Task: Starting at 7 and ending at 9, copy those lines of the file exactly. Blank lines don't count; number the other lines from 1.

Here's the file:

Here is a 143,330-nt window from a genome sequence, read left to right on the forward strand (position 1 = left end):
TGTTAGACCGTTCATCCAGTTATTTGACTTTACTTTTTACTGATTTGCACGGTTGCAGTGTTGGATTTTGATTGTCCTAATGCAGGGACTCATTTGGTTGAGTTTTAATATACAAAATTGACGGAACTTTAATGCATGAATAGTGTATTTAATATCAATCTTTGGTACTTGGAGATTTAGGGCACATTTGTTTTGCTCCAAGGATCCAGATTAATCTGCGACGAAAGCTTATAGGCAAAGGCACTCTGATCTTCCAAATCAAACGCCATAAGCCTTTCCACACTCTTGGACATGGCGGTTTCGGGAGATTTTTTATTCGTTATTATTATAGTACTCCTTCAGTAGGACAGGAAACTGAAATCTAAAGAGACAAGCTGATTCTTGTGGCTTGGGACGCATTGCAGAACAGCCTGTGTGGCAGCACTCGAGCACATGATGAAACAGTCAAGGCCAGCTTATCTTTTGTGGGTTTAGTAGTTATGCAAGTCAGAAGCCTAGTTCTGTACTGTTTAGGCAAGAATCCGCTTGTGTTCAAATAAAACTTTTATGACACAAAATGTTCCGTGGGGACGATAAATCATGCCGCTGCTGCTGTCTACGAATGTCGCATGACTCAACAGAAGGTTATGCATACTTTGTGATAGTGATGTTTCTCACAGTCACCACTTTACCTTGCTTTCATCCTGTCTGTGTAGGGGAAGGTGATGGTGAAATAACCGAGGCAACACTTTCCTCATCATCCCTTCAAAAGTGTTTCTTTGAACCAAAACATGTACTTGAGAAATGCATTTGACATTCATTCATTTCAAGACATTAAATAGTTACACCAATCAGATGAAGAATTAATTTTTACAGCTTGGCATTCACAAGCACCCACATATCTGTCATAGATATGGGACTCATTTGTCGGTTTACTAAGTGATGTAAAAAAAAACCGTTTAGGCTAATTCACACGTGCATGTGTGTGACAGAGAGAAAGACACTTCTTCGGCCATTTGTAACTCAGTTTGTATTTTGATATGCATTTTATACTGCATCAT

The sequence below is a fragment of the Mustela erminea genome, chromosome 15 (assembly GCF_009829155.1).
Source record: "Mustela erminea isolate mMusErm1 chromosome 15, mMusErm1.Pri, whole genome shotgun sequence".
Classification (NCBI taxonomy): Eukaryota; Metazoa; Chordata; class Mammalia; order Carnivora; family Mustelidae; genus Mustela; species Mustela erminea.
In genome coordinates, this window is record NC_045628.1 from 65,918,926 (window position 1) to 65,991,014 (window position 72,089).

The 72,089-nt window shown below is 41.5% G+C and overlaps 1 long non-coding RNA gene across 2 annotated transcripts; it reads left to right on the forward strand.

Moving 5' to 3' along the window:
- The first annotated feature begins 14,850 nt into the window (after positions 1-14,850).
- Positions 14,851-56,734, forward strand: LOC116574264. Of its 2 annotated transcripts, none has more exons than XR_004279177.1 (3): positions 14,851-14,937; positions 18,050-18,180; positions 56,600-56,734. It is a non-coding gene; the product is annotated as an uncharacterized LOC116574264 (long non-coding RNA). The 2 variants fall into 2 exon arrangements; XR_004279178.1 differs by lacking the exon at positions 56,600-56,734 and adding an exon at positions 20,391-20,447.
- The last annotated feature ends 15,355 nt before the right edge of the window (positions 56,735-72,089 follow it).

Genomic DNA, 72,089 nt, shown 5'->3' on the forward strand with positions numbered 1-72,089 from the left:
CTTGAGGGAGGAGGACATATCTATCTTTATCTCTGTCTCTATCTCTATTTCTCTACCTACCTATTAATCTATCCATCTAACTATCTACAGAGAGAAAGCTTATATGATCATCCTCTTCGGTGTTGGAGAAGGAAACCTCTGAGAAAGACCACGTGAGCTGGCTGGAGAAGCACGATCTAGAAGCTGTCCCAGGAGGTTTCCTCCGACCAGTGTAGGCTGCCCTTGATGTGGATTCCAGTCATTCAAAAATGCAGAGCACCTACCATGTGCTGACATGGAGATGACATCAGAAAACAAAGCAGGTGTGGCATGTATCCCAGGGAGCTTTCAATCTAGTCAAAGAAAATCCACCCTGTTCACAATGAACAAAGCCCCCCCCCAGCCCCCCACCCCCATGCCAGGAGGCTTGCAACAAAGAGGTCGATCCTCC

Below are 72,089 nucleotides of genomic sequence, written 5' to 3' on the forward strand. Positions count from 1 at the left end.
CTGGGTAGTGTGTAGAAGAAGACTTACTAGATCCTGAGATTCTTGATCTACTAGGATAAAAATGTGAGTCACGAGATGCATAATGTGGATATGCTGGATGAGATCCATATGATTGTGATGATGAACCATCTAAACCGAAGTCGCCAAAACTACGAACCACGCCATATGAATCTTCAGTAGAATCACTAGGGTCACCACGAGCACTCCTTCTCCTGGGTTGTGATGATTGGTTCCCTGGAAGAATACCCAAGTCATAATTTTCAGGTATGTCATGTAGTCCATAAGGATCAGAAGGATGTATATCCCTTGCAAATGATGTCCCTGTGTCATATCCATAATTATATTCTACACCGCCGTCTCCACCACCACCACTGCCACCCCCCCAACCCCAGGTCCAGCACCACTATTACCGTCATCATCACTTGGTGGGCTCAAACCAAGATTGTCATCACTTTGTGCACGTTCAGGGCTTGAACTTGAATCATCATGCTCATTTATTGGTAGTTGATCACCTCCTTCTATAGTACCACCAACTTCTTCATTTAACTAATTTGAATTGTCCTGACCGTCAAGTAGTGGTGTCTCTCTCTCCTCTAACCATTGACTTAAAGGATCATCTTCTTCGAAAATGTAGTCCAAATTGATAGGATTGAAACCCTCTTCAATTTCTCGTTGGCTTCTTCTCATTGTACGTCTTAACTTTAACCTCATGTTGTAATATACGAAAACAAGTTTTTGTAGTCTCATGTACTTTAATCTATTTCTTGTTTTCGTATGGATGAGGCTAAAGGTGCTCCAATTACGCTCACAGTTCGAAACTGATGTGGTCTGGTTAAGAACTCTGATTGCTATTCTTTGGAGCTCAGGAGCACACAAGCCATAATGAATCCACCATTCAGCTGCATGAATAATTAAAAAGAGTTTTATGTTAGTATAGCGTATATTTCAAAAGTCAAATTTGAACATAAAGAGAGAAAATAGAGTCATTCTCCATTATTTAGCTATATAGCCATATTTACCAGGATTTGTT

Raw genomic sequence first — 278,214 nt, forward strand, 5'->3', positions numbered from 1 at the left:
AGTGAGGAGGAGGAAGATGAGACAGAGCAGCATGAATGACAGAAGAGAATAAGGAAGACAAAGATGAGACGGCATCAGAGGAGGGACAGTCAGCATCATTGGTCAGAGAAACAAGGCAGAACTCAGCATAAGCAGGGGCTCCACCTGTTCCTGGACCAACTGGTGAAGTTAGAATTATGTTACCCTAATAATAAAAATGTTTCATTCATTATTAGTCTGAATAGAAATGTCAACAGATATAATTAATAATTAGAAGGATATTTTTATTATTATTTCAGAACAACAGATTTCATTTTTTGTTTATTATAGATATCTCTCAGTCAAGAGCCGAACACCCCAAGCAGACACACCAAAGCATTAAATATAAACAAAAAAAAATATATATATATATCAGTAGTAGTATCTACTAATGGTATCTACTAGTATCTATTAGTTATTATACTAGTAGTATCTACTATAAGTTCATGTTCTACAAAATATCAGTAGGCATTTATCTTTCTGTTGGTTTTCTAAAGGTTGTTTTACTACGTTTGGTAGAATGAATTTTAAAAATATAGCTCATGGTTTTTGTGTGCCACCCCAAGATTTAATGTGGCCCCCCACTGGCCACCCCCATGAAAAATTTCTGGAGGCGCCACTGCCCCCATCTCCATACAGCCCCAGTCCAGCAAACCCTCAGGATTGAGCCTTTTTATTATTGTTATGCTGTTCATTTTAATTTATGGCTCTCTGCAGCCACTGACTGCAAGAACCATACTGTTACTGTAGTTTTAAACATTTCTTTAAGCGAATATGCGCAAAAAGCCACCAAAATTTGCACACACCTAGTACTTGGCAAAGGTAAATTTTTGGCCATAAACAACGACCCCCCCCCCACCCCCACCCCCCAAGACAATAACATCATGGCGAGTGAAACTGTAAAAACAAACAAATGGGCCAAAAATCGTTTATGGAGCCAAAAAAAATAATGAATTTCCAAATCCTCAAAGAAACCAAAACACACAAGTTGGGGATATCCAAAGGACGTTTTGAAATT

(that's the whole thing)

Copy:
The 72,089-nt window shown below is 41.5% G+C and overlaps 1 long non-coding RNA gene across 2 annotated transcripts; it reads left to right on the forward strand.

Moving 5' to 3' along the window:
- The first annotated feature begins 14,850 nt into the window (after positions 1-14,850).